“What’s the imposter lark, Vee?” I steppe slowly closer, hands open, mere paces away now, “You don’t have to shoot me. Hell, its bad luck to kill somebody who’s already cursed.” I tapped a finger under my milk eye. “We’re friends aren’t we Vee?”

She gritted her teeth, stifling I don’t know what.

Her finger twitched, and the hammer fell.

The empty click resounded between the ancient pillars.

I took my last three steps, and took the gun from Vulture’s shaking, unresisting hands. She slumped against the pillar, face pressed into her palms, a low scream scrabbling out between them.

Over her shoulder, I saw Twin slumped against another pillar, and he threw a mock salute as blood sloughed from his mouth and nose. Playing the odds for me.

There’s more than one kind of witch.

Vulture fell to the floor, her cache of rifles clattering around her. I wrenched my blanket from my pack, put it around the shoulders of a woman I knew to be one of the toughest creatures in existence. The story ran that as her son was being born, she laughed and told the midwife to quit making faces.

There’s more than one kind of witch. Twin’s kind play the odds better than any gambler, but the ones in the Woods are different. They force their music along bonds of blood, closing off doors, forcing things to their natural conclusion. I’d heard whispers that the Charnel Sisterhood and the Boat Tribe who live beneath the City worked dark witchery in the same way. Sickening flesh, breaking minds. Natural ends. Death. Despair.

Madness.

There’s more than one kind of witchcraft, but they all drive you mad, one way or another.

The lads skulked from the Woods and into the Maze of ancient pillars, making camp and getting a fire going. I kept my good eye on Vulture as the sky went dark.

If the Aldermen knew Twin was a witch they’d string him up like a squab for sale. But there’s not a guard alive who’d go down the tunnels to fetch a Charnel Sister. Funny how the law works, especially when lawsmiths know they’d rather die in bed.

Better in bed than on a cold stone slab in the depths of a midnight dark pit.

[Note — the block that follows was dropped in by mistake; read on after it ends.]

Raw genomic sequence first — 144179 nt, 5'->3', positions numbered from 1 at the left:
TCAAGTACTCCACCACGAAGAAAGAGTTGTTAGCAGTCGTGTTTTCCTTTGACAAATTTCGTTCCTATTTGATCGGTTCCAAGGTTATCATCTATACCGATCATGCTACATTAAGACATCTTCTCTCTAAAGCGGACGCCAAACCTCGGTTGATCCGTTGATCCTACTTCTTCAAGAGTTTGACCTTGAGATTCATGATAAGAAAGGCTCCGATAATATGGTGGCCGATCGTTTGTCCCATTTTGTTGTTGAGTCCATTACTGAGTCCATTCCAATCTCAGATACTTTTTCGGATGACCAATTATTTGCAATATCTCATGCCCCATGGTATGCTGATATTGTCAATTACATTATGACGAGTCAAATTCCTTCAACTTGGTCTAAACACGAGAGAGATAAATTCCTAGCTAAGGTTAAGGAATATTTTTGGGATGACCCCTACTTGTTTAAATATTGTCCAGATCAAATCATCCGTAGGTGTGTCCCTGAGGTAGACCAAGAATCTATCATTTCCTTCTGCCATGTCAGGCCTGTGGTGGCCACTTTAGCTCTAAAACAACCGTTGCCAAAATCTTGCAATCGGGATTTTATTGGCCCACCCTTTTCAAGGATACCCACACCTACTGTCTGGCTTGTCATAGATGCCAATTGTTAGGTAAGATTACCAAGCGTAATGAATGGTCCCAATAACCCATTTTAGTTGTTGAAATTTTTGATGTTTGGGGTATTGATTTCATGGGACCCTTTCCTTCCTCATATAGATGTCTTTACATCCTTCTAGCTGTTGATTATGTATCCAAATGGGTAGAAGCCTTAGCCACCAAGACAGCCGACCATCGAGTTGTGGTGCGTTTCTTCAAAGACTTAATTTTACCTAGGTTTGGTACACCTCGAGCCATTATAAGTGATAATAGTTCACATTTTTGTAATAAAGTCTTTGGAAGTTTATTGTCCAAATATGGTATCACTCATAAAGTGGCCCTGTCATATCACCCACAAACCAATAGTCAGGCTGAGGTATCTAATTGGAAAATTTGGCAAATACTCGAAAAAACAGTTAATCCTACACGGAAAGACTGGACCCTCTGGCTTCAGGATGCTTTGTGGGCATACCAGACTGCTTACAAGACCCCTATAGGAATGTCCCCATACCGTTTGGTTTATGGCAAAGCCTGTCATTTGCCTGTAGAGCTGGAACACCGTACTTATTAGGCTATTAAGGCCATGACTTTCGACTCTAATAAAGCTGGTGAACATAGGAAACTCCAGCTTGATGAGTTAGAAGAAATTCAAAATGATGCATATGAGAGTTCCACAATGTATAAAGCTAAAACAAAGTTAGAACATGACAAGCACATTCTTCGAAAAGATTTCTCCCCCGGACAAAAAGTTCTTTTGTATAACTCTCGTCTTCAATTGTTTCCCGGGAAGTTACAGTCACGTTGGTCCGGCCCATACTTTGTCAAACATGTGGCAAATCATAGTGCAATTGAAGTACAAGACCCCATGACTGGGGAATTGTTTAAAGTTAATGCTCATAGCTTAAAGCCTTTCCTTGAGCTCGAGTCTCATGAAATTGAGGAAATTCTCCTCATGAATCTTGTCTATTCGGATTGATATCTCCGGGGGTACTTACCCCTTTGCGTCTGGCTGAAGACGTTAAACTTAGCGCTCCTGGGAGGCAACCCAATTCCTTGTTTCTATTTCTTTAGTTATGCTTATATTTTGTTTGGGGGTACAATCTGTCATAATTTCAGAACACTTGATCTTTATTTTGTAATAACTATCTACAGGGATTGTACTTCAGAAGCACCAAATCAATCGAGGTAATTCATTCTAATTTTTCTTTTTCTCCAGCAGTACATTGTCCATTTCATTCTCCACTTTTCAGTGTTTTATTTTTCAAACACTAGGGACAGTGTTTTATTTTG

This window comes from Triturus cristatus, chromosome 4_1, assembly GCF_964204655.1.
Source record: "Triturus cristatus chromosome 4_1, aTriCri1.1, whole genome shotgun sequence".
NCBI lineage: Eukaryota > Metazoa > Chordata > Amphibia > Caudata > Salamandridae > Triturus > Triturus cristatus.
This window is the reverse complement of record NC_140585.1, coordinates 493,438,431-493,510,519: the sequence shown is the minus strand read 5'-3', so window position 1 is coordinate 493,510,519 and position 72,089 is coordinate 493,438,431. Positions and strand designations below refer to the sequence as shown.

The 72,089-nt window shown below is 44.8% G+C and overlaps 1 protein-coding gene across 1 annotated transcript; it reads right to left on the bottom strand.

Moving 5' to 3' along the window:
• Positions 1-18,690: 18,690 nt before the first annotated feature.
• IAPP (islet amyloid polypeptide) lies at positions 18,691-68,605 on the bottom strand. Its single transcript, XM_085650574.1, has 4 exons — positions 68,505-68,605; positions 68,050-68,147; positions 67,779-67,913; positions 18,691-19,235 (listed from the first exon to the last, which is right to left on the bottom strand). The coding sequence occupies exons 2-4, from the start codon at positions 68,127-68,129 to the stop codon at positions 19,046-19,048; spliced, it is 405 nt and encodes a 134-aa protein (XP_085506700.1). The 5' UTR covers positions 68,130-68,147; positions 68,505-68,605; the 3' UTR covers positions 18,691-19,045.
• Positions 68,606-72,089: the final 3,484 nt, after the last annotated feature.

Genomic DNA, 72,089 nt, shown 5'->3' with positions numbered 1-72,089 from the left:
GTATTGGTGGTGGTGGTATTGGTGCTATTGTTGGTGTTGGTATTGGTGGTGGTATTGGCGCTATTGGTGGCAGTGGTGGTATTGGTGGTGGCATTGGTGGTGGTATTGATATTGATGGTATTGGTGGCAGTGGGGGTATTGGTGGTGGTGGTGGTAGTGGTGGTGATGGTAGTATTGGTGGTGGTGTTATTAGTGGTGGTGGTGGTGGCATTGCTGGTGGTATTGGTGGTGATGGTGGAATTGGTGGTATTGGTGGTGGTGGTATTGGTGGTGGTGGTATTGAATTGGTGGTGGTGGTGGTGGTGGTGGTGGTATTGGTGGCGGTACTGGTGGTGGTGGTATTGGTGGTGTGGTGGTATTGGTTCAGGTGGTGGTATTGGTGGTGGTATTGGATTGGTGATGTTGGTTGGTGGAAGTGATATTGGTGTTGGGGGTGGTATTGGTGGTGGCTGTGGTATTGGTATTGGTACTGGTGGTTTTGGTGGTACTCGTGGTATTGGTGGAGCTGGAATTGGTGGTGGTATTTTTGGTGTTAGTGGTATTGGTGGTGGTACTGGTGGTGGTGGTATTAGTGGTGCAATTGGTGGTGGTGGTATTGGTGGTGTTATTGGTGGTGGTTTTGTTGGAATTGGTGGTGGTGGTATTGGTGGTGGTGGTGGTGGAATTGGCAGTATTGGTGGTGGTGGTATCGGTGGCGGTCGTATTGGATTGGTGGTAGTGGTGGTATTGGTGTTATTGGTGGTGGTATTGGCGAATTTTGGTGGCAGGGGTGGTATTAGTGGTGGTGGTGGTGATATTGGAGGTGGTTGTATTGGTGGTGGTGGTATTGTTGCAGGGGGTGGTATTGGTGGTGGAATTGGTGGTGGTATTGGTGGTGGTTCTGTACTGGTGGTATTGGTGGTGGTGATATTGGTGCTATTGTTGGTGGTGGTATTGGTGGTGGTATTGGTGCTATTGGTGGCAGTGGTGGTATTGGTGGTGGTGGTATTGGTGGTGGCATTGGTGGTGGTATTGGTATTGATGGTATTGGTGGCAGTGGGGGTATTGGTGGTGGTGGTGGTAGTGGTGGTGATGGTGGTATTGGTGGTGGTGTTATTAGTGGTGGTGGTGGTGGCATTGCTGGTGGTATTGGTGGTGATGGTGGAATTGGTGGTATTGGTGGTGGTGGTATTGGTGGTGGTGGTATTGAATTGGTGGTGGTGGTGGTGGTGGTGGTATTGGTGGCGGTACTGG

Eaten alive.

Vulture’s twitching quietened, and eventually she seemed to dose off. From what we’d seen, she’d earned it.

Twin wandered over to me, firewater  flask in hand, a darkening rag in the other, held over his mouth and nose.

“Why is she here?” I whispered as he slouched down beside me, “You said you’d found her corpse.”

Twin shrugged, and passed me the flask.

“Might have been. Could have been. Maybe.”

“That’s not all that helpful, if we’re being honest, Twin.”

“It… should. Should have been. But, she’s here, so… a change. Feathers and blood. New Vulture. Sacrifice.”

“A scapegoat.”

“A scapeman.”

“A curse?”

Twin laughed, before hurriedly pressing the rag back in place as the blood leaped forth again.

He did his best to talk around it.

“All cursed, here,” he whispered, “You and me both, Sarge.”

6511512805_624ea46c69_oPhoto, “Lights through the trees in the Dark Forest”, courtesy of joansorolla on Flickr. Enjoy your weekend, imaginary readers.

Scenes from the City Part 5: The Young Thief

Another Scene from the City for you folks, with the return of a familiar narrator. And my oh my does she have some adventures this time… anyway, hope you enjoy. For those just joining us, prior installments are available here: Part 1, Part 2, Part 3 and Part 4.

The Young Thief

The window is small, but so am I.

It lies at the top of a spine formed of gradually rising rooftops, a great hunched creature slouched against the side of the tower in its death throws, a drunk leaning on a wall for support, a vomit of toxic sludge and refuse sloughing from its walls into the street. The thing’s uneven, clay tiled back leads to this window. The chill wraps the City, coiling serpents of mist in the streets below.

The window is small, but so am I.

To reach the old beasts spine, I had to cross briefly over one of the streets. The shopfronts I had reached were low, and their drainpipe was an easy grip. The rattle of my ascent barely broke the mist, and I had almost come within reach of the rooftop when the crunch of their boot heels on the cobbles drove the silence from the night.